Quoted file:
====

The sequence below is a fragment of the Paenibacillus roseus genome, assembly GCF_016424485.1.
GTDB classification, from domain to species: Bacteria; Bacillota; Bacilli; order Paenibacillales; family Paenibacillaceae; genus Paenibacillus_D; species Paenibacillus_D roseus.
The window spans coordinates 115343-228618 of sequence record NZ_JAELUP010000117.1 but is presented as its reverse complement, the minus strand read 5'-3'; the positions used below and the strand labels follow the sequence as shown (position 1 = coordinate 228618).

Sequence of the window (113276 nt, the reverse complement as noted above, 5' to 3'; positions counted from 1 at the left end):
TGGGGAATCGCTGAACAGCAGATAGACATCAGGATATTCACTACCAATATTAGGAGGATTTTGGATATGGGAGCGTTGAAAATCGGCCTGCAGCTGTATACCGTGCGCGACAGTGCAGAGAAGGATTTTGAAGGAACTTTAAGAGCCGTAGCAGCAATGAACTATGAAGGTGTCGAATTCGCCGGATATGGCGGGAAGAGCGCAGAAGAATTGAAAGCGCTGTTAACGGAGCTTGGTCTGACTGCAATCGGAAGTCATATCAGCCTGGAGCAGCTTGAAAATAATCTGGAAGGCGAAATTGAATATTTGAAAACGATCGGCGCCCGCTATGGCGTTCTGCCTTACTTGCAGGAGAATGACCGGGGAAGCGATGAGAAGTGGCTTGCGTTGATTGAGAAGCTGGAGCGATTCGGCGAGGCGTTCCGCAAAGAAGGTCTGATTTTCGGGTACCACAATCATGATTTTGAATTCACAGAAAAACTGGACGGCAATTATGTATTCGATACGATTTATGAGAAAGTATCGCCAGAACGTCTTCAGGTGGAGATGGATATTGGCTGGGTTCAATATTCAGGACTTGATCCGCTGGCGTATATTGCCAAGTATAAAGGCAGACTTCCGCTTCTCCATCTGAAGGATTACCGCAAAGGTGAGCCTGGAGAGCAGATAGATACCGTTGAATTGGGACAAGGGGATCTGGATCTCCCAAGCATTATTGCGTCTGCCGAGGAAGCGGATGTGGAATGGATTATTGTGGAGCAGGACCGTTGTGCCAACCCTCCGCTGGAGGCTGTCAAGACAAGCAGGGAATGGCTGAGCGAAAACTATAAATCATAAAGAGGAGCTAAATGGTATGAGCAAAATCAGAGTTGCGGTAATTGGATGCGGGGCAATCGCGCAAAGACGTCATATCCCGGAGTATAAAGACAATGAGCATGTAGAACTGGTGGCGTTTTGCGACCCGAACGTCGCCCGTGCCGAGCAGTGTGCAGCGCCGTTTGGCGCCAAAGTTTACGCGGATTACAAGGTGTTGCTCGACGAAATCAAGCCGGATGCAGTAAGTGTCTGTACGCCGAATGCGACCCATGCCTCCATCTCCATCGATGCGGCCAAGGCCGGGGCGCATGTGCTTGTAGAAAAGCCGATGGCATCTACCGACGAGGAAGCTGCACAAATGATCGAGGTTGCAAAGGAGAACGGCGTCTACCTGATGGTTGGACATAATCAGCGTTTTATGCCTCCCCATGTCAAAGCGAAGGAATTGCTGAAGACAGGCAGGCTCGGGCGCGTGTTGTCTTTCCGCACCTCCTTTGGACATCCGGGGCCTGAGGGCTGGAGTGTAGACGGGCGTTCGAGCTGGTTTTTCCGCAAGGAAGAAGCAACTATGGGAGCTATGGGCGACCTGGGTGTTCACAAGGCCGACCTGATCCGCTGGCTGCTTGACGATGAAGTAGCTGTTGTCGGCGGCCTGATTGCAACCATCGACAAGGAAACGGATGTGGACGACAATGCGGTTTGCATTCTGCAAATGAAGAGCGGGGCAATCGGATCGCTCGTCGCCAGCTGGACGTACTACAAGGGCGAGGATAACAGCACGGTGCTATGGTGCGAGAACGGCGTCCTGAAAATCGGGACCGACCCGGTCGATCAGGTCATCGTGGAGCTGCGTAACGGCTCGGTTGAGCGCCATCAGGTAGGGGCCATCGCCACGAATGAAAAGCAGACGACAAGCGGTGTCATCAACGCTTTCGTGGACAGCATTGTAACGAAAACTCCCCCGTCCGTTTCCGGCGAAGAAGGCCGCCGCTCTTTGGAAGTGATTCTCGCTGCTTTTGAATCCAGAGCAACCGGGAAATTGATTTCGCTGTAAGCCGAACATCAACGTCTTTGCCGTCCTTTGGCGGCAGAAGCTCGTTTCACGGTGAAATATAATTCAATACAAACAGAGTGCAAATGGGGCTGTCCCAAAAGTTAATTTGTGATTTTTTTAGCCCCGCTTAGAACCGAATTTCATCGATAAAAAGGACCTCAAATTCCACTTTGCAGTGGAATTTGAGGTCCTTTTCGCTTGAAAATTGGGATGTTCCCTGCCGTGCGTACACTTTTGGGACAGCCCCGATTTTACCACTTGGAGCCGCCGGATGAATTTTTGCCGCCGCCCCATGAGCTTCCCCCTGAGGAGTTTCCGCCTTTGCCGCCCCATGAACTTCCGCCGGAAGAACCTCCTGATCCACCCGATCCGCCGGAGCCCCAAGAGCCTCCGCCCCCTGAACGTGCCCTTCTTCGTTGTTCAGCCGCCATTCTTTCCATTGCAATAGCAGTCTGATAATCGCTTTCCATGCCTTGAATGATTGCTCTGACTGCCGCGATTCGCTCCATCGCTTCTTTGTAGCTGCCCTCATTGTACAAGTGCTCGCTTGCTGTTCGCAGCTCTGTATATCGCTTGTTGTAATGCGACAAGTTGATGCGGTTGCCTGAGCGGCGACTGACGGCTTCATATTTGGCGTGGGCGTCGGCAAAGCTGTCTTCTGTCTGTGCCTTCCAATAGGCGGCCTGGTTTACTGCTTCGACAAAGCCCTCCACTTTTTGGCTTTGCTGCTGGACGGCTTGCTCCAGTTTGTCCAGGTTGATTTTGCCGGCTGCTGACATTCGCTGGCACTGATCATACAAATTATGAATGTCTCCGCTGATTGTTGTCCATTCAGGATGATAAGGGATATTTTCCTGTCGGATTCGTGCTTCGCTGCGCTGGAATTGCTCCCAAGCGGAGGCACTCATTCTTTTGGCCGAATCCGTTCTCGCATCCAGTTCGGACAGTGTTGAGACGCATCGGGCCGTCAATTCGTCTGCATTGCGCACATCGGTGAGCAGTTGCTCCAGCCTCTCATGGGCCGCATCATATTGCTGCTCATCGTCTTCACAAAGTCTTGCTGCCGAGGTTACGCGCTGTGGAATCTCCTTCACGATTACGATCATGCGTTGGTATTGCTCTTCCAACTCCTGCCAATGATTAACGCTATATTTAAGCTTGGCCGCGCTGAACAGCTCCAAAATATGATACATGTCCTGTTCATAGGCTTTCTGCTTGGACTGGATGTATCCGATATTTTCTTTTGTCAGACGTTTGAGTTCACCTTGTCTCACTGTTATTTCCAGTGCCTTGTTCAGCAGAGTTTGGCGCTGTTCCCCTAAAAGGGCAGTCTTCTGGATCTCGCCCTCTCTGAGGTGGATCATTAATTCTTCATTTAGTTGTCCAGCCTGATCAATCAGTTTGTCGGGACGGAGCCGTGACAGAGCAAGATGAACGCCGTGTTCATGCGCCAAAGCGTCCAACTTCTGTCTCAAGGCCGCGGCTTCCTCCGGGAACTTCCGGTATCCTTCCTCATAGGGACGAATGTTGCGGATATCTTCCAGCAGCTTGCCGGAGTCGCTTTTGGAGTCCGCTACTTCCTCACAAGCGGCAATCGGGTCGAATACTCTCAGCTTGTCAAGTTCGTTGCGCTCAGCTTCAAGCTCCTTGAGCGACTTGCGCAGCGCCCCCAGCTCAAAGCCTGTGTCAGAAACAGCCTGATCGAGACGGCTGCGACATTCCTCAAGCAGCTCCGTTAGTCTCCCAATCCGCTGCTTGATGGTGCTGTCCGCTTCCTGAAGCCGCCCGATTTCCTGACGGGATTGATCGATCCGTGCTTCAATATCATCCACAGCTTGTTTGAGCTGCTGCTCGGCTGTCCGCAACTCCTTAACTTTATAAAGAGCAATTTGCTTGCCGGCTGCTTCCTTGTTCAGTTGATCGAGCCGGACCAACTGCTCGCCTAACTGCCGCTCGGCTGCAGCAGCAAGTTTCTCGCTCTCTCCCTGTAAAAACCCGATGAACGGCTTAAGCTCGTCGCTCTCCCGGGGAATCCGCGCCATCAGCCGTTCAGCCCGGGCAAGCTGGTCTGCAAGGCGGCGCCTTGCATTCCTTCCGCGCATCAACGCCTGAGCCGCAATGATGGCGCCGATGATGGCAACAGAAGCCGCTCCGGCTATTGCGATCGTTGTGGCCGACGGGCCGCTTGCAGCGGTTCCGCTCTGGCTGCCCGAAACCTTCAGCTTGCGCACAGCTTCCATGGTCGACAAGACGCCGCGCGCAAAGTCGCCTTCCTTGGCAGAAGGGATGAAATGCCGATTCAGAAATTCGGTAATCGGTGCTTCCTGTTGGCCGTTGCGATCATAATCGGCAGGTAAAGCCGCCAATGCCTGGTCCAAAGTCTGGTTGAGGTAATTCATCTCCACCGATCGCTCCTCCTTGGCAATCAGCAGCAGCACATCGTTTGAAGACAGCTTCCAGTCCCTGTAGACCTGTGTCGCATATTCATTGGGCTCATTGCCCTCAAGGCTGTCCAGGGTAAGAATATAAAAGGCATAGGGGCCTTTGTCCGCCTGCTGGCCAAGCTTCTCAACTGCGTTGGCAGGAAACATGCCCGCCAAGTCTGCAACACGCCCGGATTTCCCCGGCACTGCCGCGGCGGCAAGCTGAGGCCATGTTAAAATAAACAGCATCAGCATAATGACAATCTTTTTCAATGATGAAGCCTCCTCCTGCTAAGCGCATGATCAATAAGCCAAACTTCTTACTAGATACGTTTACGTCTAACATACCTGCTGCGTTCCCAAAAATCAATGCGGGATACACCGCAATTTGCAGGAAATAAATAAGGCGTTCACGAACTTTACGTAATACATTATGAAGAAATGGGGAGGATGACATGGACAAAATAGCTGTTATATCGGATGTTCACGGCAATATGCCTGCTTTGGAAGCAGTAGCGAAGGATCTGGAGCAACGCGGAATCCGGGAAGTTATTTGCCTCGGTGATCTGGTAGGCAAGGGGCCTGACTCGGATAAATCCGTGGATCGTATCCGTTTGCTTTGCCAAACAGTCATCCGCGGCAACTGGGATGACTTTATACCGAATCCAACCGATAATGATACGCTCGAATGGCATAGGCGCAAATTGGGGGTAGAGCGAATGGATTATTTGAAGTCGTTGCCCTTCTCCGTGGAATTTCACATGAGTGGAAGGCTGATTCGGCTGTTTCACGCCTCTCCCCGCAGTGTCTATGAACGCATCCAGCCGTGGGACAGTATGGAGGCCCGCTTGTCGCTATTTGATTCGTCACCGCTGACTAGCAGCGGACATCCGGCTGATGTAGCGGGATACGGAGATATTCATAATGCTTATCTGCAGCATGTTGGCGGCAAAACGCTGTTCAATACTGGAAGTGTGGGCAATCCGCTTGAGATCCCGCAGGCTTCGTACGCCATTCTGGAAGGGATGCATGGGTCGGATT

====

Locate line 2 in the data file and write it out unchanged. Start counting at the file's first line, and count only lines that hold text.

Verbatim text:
GTDB classification, from domain to species: Bacteria; Bacillota; Bacilli; order Paenibacillales; family Paenibacillaceae; genus Paenibacillus_D; species Paenibacillus_D roseus.